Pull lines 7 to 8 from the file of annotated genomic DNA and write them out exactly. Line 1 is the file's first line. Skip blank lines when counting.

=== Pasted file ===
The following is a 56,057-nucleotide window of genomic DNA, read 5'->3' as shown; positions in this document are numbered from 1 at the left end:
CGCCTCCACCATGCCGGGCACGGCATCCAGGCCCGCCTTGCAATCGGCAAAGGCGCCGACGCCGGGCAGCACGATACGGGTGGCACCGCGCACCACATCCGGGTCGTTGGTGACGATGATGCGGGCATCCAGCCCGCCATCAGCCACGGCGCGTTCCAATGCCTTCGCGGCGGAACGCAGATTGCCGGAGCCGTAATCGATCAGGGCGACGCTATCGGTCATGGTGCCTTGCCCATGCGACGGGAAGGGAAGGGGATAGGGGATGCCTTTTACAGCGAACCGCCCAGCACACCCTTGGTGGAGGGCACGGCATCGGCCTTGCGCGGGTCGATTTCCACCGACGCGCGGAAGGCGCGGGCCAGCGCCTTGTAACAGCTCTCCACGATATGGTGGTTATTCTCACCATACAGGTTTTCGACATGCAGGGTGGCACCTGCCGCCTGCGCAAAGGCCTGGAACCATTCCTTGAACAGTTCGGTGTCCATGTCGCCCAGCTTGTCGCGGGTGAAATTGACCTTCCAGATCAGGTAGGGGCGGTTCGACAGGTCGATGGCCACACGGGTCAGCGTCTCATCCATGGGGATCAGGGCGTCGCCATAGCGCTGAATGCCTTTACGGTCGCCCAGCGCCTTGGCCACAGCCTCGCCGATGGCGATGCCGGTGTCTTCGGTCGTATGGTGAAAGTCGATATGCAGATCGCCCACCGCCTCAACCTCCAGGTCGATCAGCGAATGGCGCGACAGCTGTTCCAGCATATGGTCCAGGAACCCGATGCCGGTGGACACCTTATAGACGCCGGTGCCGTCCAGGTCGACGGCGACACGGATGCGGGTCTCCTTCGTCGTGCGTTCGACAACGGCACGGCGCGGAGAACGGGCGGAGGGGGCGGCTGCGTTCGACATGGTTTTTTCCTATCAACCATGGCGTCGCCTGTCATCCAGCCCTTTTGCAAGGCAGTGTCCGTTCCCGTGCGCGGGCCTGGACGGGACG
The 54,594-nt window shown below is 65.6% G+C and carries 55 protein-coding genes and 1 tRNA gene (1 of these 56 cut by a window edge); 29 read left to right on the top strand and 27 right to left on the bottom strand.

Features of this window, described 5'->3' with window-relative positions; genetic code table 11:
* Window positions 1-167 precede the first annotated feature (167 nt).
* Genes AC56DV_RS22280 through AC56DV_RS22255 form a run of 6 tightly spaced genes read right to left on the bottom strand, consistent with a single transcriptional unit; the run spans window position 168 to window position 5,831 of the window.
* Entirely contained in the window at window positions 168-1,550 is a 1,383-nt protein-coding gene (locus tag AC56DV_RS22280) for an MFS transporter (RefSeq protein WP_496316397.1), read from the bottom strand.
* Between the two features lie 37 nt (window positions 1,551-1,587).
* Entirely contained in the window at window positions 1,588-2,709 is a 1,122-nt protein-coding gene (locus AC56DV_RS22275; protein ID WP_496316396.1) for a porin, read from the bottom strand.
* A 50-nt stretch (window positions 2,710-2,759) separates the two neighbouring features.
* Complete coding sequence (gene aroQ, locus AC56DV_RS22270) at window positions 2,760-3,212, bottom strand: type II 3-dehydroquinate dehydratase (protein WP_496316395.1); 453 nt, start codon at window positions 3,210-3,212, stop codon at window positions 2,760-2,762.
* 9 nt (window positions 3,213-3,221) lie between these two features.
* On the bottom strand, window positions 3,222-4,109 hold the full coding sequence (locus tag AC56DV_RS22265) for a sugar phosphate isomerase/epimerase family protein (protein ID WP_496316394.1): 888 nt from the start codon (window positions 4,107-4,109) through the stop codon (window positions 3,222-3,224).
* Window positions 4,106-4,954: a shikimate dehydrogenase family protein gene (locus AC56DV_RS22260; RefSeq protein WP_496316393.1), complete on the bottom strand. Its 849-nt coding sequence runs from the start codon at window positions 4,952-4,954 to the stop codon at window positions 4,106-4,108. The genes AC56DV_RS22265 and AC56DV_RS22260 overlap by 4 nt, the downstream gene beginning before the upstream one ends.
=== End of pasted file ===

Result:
* Entirely contained in the window at window positions 168-1,550 is a 1,383-nt protein-coding gene (locus tag AC56DV_RS22280) for an MFS transporter (RefSeq protein WP_496316397.1), read from the bottom strand.
* Between the two features lie 37 nt (window positions 1,551-1,587).